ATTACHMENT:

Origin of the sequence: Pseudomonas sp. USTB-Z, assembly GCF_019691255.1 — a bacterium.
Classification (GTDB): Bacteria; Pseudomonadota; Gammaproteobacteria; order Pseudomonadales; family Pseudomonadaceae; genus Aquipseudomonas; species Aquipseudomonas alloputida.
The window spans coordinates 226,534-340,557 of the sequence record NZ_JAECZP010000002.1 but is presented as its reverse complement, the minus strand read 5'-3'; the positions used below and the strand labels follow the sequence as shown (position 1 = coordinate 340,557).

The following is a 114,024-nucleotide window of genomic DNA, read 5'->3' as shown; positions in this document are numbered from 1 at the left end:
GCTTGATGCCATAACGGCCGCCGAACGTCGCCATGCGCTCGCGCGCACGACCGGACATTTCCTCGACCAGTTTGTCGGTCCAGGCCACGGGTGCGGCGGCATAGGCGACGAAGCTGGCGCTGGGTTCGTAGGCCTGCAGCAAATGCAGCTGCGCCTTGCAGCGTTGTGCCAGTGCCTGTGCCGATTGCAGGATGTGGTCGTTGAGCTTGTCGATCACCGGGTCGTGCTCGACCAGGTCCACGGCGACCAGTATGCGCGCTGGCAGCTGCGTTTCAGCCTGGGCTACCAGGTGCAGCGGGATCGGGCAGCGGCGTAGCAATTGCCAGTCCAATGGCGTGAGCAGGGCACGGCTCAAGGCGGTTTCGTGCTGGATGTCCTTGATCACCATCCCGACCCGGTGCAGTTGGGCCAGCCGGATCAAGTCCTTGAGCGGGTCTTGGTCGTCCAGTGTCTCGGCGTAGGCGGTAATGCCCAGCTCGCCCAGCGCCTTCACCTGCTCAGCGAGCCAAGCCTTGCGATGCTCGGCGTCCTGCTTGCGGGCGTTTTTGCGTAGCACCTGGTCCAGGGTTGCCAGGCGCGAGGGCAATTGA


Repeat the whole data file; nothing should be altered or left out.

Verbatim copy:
Origin of the sequence: Pseudomonas sp. USTB-Z, assembly GCF_019691255.1 — a bacterium.
Classification (GTDB): Bacteria; Pseudomonadota; Gammaproteobacteria; order Pseudomonadales; family Pseudomonadaceae; genus Aquipseudomonas; species Aquipseudomonas alloputida.
The window spans coordinates 226,534-340,557 of the sequence record NZ_JAECZP010000002.1 but is presented as its reverse complement, the minus strand read 5'-3'; the positions used below and the strand labels follow the sequence as shown (position 1 = coordinate 340,557).

The following is a 114,024-nucleotide window of genomic DNA, read 5'->3' as shown; positions in this document are numbered from 1 at the left end:
GCTTGATGCCATAACGGCCGCCGAACGTCGCCATGCGCTCGCGCGCACGACCGGACATTTCCTCGACCAGTTTGTCGGTCCAGGCCACGGGTGCGGCGGCATAGGCGACGAAGCTGGCGCTGGGTTCGTAGGCCTGCAGCAAATGCAGCTGCGCCTTGCAGCGTTGTGCCAGTGCCTGTGCCGATTGCAGGATGTGGTCGTTGAGCTTGTCGATCACCGGGTCGTGCTCGACCAGGTCCACGGCGACCAGTATGCGCGCTGGCAGCTGCGTTTCAGCCTGGGCTACCAGGTGCAGCGGGATCGGGCAGCGGCGTAGCAATTGCCAGTCCAATGGCGTGAGCAGGGCACGGCTCAAGGCGGTTTCGTGCTGGATGTCCTTGATCACCATCCCGACCCGGTGCAGTTGGGCCAGCCGGATCAAGTCCTTGAGCGGGTCTTGGTCGTCCAGTGTCTCGGCGTAGGCGGTAATGCCCAGCTCGCCCAGCGCCTTCACCTGCTCAGCGAGCCAAGCCTTGCGATGCTCGGCGTCCTGCTTGCGGGCGTTTTTGCGTAGCACCTGGTCCAGGGTTGCCAGGCGCGAGGGCAATTGA